The Afterlives of Specimens

Science, Mourning, and Whitman’s Civil War

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276 pages, 6 x 9 inches
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“This is an exciting book. From the opening claim that Whitman’s word ‘specimen’ is etymologically grounded in voyeurism, Afterlives of Specimens is arresting in its insights. Well-researched and original, it makes a major contribution to Whitman studies while also contributing to Civil War history and to our understanding of the intersection of science and mourning.”—Kenneth Price, codirector, The Walt Whitman Archive

 “This work will become quite important for Whitman scholars, but one of the reasons it is such an exciting volume is the contribution it makes to our overall understanding of attitudes toward and treatment of the body in the nineteenth century, particularly in the context of the Civil War. This work will appeal to a broad audience: certain anecdotes and pieces of information, while rather macabre (I challenge readers to forget the doctor who bound books in human skin), are so compelling that readers with a general interest in American history, the history of the Civil War, or in the history of medicine, will find it irresistible.”—Martin T. Buinicki, author, Walt Whitman’s Reconstruction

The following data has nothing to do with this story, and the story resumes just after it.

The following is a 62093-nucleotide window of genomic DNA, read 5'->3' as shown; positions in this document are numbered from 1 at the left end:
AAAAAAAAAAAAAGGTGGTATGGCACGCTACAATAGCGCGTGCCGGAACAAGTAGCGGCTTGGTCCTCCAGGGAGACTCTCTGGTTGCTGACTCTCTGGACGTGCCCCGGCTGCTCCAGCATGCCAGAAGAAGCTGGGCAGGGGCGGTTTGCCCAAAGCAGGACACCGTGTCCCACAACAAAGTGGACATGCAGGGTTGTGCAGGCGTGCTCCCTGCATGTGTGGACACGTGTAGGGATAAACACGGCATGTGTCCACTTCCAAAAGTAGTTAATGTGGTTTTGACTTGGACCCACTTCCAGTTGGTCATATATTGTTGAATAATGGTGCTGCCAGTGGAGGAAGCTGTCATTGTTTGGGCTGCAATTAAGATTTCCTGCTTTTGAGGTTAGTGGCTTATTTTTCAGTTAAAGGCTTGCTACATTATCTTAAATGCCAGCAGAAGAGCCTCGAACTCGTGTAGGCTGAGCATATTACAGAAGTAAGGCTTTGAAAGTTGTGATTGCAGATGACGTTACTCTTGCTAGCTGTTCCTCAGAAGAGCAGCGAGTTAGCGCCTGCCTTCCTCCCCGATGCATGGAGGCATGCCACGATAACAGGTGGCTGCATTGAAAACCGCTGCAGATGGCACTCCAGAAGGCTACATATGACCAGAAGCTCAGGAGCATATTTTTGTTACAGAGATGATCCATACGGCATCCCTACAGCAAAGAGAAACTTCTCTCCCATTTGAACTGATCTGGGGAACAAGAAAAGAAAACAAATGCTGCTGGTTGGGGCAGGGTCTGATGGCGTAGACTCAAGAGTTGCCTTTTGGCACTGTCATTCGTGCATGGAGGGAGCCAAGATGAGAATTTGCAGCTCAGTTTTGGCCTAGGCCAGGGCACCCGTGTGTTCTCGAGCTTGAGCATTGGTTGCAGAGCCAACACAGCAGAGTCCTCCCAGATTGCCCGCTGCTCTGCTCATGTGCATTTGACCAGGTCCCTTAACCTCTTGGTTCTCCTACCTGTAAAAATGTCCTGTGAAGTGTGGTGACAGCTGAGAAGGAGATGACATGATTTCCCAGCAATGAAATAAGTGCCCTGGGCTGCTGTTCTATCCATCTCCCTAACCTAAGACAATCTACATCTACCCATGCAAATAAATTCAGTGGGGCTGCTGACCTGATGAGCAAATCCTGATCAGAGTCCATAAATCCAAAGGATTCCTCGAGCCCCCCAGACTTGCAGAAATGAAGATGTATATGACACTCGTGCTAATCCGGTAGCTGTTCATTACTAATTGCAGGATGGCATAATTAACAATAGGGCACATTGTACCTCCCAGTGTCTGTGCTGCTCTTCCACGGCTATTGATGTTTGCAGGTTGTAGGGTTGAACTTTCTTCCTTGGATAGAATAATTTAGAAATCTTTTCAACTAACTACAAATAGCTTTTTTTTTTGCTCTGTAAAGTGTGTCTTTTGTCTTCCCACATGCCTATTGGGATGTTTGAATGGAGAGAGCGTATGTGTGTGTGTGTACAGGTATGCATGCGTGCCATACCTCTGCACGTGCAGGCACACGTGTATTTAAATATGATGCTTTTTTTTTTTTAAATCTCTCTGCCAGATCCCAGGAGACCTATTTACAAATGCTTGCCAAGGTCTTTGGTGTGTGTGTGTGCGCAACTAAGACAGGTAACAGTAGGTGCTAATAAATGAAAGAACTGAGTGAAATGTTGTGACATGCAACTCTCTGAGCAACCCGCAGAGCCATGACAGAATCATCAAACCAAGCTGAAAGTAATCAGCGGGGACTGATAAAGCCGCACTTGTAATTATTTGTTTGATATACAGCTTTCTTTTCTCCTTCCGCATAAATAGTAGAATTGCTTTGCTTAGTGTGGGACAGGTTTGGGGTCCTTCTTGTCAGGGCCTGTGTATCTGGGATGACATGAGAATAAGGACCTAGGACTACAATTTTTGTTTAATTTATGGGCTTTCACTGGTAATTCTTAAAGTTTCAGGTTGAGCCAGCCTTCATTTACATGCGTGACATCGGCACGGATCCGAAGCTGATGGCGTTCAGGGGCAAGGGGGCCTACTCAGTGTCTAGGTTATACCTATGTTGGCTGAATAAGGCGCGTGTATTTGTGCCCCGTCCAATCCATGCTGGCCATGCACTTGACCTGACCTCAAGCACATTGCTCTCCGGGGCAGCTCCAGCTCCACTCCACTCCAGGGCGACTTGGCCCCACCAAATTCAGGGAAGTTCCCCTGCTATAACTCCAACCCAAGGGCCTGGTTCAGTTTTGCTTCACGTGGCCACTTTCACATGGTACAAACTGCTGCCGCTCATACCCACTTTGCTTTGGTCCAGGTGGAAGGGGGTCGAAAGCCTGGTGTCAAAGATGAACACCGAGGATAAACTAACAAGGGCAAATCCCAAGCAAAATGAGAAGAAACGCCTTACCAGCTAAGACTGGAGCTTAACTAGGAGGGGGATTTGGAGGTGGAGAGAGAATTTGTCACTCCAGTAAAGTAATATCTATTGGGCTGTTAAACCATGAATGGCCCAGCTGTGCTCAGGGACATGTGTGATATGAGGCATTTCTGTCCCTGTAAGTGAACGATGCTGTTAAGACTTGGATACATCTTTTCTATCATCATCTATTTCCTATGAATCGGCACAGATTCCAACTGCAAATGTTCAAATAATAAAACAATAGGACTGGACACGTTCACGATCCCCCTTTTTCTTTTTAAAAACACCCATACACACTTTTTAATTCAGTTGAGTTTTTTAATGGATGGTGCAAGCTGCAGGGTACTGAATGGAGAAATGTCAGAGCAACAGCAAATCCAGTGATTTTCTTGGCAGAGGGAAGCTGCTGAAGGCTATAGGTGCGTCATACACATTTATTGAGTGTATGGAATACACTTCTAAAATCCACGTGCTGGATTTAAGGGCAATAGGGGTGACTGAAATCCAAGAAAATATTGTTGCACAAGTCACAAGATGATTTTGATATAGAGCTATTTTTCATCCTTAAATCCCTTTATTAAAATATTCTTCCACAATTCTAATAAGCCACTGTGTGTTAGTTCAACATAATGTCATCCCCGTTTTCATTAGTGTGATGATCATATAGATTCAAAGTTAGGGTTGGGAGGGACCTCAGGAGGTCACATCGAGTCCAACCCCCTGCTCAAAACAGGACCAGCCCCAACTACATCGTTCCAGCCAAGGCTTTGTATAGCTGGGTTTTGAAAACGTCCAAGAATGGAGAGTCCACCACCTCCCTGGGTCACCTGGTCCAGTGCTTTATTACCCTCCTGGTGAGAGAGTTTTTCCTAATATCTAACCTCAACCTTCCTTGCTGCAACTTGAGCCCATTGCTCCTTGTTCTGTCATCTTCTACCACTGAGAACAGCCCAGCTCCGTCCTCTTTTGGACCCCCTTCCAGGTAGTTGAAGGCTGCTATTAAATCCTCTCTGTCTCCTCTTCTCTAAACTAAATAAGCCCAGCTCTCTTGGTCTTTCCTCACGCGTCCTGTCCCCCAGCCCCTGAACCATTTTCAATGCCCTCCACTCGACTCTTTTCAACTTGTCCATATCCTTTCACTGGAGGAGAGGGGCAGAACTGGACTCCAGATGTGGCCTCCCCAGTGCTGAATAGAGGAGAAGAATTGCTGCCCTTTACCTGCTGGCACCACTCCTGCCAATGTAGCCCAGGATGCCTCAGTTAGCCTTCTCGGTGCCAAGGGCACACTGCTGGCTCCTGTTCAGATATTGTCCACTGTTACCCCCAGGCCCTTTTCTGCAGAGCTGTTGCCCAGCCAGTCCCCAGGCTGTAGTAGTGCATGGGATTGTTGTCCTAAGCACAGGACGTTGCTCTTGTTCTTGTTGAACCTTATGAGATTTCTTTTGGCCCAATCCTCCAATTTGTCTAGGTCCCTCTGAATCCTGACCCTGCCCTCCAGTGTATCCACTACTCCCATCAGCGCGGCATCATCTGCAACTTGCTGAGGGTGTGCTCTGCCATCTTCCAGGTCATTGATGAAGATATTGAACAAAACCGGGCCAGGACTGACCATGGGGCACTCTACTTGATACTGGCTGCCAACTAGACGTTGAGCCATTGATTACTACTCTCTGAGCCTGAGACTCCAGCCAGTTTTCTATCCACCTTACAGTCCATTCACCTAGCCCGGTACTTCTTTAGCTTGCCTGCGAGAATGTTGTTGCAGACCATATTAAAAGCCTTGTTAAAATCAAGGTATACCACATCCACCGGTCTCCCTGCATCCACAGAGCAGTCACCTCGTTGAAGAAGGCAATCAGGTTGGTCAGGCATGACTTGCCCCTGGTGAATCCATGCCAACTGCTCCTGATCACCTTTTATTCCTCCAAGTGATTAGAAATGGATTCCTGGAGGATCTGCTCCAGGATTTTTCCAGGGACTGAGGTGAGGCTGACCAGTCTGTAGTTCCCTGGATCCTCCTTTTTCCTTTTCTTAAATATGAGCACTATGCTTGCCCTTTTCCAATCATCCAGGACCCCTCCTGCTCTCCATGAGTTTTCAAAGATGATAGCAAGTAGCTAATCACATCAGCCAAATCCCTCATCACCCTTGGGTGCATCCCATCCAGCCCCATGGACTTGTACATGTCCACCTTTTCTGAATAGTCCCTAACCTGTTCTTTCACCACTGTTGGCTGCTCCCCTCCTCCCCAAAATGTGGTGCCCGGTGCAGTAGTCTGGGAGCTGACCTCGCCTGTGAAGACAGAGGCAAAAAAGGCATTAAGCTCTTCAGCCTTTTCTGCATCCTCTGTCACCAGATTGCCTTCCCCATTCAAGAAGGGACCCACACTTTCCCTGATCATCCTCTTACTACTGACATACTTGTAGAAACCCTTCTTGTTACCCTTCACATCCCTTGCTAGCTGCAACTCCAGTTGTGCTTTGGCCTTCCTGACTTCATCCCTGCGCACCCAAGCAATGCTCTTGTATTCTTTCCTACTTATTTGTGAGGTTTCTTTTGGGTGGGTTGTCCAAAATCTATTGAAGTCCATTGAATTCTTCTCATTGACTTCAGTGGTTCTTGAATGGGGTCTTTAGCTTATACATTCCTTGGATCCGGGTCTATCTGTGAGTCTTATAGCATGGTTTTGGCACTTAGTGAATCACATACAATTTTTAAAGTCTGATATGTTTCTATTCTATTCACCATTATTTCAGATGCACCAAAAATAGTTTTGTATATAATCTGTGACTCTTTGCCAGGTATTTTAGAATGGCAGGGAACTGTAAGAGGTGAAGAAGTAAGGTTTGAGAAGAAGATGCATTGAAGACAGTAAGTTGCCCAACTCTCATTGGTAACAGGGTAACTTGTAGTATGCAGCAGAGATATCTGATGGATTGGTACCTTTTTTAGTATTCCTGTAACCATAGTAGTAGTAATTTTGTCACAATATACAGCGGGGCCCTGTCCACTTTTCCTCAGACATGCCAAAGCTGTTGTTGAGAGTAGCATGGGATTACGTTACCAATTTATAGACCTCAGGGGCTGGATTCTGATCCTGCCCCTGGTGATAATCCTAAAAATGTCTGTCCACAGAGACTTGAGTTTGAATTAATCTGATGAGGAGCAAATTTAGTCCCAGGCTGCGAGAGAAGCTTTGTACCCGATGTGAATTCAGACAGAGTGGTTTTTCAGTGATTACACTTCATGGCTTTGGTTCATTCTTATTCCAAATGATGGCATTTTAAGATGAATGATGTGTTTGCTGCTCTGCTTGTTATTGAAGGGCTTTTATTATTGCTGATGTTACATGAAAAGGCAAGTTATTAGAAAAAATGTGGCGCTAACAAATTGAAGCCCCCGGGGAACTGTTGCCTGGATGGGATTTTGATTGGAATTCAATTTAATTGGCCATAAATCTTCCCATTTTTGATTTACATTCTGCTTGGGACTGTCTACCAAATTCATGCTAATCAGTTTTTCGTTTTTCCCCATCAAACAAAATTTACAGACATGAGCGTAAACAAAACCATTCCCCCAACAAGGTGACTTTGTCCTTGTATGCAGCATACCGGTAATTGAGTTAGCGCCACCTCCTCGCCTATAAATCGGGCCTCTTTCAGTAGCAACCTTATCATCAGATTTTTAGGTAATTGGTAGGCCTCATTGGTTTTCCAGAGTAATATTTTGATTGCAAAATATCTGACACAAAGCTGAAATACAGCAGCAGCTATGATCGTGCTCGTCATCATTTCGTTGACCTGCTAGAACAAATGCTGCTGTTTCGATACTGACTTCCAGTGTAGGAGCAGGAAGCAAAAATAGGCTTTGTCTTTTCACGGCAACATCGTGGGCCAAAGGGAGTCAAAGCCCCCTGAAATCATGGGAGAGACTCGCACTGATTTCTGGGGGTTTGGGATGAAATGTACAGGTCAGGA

The Afterlives of Specimens explores the space between science and sentiment, the historical moment when the human cadaver became both lost love object and subject of anatomical violence. Walt Whitman witnessed rapid changes in relations between the living and the dead. In the space of a few decades, dissection evolved from a posthumous punishment inflicted on criminals to an element of preservationist technology worthy of Abraham Lincoln's martyred corpse. Whitman transitioned from a fervent opponent of medical bodysnatching to a literary celebrity who left behind instructions for his own autopsy, including the removal of his brain for scientific study.

Grounded in archival discoveries, Afterlives traces the origins of nineteenth-century America’s preservation compulsion, illuminating the influences of botanical, medical, spiritualist, and sentimental discourses on Whitman’s work. Tuggle unveils previously unrecognized connections between Whitman and the leading “medical men” of his era, such as the surgeon John H. Brinton, founding curator of the Army Medical Museum, and Silas Weir Mitchell, the neurologist who discovered phantom limb syndrome. Remains from several amputee soldiers whom Whitman nursed in the Washington hospitals became specimens in the Army Medical Museum.

Tuggle is the first scholar to analyze Whitman’s role in medically memorializing the human cadaver and its abandoned parts.